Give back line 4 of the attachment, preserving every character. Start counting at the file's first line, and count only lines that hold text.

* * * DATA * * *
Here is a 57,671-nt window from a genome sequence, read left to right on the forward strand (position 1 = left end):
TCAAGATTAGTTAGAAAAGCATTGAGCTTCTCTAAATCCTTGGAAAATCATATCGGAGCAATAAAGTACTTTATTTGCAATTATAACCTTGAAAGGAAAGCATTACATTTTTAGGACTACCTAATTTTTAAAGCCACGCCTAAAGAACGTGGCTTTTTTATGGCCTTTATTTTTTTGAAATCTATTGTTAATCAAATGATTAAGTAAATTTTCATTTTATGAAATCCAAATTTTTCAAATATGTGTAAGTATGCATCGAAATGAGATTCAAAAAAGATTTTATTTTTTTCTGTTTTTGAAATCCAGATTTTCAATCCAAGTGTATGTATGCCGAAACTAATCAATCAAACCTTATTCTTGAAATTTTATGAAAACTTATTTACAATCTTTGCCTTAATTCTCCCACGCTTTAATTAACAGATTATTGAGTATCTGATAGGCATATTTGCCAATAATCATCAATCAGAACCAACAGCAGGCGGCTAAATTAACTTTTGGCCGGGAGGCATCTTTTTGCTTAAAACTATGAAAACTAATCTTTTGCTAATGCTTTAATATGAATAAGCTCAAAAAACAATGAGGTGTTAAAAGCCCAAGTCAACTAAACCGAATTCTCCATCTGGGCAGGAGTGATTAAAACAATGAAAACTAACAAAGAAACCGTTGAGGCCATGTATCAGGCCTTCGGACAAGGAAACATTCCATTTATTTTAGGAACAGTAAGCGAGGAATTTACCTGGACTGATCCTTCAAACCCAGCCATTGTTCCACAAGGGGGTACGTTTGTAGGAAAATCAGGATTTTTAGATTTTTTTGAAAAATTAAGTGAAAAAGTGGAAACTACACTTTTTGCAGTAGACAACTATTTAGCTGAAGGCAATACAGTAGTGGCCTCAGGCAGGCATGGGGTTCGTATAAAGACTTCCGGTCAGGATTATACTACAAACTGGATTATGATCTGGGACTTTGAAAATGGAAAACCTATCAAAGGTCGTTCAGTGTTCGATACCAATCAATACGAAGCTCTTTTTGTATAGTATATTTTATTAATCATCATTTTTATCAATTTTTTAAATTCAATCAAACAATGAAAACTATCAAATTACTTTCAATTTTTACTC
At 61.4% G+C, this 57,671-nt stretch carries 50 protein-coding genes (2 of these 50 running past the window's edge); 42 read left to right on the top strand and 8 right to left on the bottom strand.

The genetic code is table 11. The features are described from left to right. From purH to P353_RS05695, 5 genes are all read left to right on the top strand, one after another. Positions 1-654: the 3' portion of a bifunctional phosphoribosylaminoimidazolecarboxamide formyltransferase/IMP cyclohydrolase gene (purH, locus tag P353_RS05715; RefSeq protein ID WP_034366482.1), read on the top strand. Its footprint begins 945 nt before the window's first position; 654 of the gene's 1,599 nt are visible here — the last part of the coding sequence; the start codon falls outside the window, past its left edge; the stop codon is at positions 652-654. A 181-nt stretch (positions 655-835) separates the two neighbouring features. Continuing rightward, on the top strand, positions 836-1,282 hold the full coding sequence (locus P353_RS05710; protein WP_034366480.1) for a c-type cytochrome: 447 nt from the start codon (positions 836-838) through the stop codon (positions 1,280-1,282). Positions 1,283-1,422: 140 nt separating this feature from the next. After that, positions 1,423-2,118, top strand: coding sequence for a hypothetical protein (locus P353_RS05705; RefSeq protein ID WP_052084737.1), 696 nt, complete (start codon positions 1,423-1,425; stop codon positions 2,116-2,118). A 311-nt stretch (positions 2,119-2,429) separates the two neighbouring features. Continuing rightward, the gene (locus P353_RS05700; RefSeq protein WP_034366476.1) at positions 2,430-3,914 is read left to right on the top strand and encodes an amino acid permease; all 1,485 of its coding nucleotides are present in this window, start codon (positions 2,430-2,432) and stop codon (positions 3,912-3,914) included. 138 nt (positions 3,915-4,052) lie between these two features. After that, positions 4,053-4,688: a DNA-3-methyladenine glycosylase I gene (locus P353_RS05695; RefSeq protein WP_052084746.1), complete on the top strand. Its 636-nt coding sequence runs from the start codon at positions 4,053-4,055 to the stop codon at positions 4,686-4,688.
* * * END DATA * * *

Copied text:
The genetic code is table 11. The features are described from left to right. From purH to P353_RS05695, 5 genes are all read left to right on the top strand, one after another. Positions 1-654: the 3' portion of a bifunctional phosphoribosylaminoimidazolecarboxamide formyltransferase/IMP cyclohydrolase gene (purH, locus tag P353_RS05715; RefSeq protein ID WP_034366482.1), read on the top strand. Its footprint begins 945 nt before the window's first position; 654 of the gene's 1,599 nt are visible here — the last part of the coding sequence; the start codon falls outside the window, past its left edge; the stop codon is at positions 652-654. A 181-nt stretch (positions 655-835) separates the two neighbouring features. Continuing rightward, on the top strand, positions 836-1,282 hold the full coding sequence (locus P353_RS05710; protein WP_034366480.1) for a c-type cytochrome: 447 nt from the start codon (positions 836-838) through the stop codon (positions 1,280-1,282). Positions 1,283-1,422: 140 nt separating this feature from the next. After that, positions 1,423-2,118, top strand: coding sequence for a hypothetical protein (locus P353_RS05705; RefSeq protein ID WP_052084737.1), 696 nt, complete (start codon positions 1,423-1,425; stop codon positions 2,116-2,118). A 311-nt stretch (positions 2,119-2,429) separates the two neighbouring features. Continuing rightward, the gene (locus P353_RS05700; RefSeq protein WP_034366476.1) at positions 2,430-3,914 is read left to right on the top strand and encodes an amino acid permease; all 1,485 of its coding nucleotides are present in this window, start codon (positions 2,430-2,432) and stop codon (positions 3,912-3,914) included. 138 nt (positions 3,915-4,052) lie between these two features. After that, positions 4,053-4,688: a DNA-3-methyladenine glycosylase I gene (locus P353_RS05695; RefSeq protein WP_052084746.1), complete on the top strand. Its 636-nt coding sequence runs from the start codon at positions 4,053-4,055 to the stop codon at positions 4,686-4,688.